Why does an employee fear a satisfaction survey?
Employees may fear a satisfaction survey for a variety of reasons, usually related to some negative consequences or to the uncertainty arising from such surveys. Here are some potential reasons:
- Fear of reprisals: Employees may fear that expressing their true opinions in a satisfaction survey may result in reprisals from their superiors or employer, especially if their opinions are critical or negative. Some may fear that such opinions will be attributed to them and may affect their career or position.
- Lack of anonymity: If the survey is not conducted anonymously or if employees do not believe in ensuring the confidentiality of their responses, they may be reluctant to share their true opinions. Openly expressing dissatisfaction may put them at risk.
- Lack of corrective action: Employees may worry that by expressing their dissatisfaction in a survey, nothing will change and their opinions will be ignored. If the company has not acted on the survey results in the past, employees may feel there is no point in completing the survey.
- Uncertainty about the purpose of the survey: If employees don't understand why the survey is being conducted or what its effects will be, they may fear that their answers will be used against them in the future or that they will have to participate in additional activities they don't want.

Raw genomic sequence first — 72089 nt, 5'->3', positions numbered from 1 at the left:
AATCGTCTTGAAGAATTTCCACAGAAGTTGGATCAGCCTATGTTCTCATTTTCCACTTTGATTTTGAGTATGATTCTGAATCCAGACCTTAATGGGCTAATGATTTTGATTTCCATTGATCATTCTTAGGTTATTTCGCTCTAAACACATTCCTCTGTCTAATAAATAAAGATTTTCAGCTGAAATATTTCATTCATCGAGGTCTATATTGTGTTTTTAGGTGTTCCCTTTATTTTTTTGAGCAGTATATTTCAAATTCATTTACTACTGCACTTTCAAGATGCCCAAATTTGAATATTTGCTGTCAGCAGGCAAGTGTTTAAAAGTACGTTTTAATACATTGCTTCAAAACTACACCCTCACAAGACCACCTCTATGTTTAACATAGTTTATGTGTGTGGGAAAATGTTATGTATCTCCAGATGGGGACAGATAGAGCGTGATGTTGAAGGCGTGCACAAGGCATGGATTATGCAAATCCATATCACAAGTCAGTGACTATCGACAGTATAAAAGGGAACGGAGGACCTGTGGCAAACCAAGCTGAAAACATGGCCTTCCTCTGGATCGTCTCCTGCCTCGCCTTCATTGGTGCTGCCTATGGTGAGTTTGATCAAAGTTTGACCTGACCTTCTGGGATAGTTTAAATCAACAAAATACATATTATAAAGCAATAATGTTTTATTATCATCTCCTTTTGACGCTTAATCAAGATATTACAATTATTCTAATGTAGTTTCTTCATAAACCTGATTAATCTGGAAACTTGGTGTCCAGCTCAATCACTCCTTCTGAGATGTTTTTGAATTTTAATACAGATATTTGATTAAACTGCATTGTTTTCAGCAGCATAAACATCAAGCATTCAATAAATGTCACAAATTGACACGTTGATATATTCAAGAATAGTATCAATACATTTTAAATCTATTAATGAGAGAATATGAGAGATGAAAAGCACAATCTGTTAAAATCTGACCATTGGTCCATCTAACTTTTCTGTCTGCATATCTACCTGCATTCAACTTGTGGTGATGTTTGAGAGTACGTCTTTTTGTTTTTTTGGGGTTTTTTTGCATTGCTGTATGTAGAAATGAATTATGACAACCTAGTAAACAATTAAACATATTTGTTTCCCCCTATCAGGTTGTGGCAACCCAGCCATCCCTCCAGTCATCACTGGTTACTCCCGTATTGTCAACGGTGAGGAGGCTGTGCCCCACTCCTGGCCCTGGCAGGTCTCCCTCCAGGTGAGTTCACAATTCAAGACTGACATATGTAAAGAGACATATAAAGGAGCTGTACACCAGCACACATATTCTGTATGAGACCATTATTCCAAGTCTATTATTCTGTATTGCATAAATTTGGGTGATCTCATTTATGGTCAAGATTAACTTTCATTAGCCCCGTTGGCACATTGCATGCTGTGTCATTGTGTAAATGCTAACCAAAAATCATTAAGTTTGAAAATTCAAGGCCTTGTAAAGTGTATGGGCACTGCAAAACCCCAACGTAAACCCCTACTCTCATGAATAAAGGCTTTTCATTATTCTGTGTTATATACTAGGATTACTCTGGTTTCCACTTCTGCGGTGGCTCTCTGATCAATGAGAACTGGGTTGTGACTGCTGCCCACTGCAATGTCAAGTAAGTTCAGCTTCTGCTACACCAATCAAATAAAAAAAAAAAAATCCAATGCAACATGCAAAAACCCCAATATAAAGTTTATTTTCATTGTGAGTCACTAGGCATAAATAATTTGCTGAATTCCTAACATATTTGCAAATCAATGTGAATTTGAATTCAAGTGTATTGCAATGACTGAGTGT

- Aversion to criticism: Some employees may simply avoid criticism or avoid situations that could lead to confrontation or negative feedback. Feeling uncomfortable about expressing negative opinions can result in a fear of completing satisfaction surveys.
- Group pressure: If most employees avoid expressing negative opinions or are loyal to the company, those who want to express their dissatisfaction may feel group pressure and fear being "black sheep."
- Lack of confidence in the survey process: Employees may be skeptical of the satisfaction survey process, seeing it as a mere formality or a tool used only to create the appearance of caring about their opinions.
To minimize these concerns, it is important for the organization to explain the purpose of the survey, ensure anonymity, ensure that the results are used appropriately to improve the work environment and take corrective action, and that employees receive feedback on the results and actions taken in response to the survey. Communication and involvement in the satisfaction survey process are key to overcoming these concerns and gaining valuable information from employees.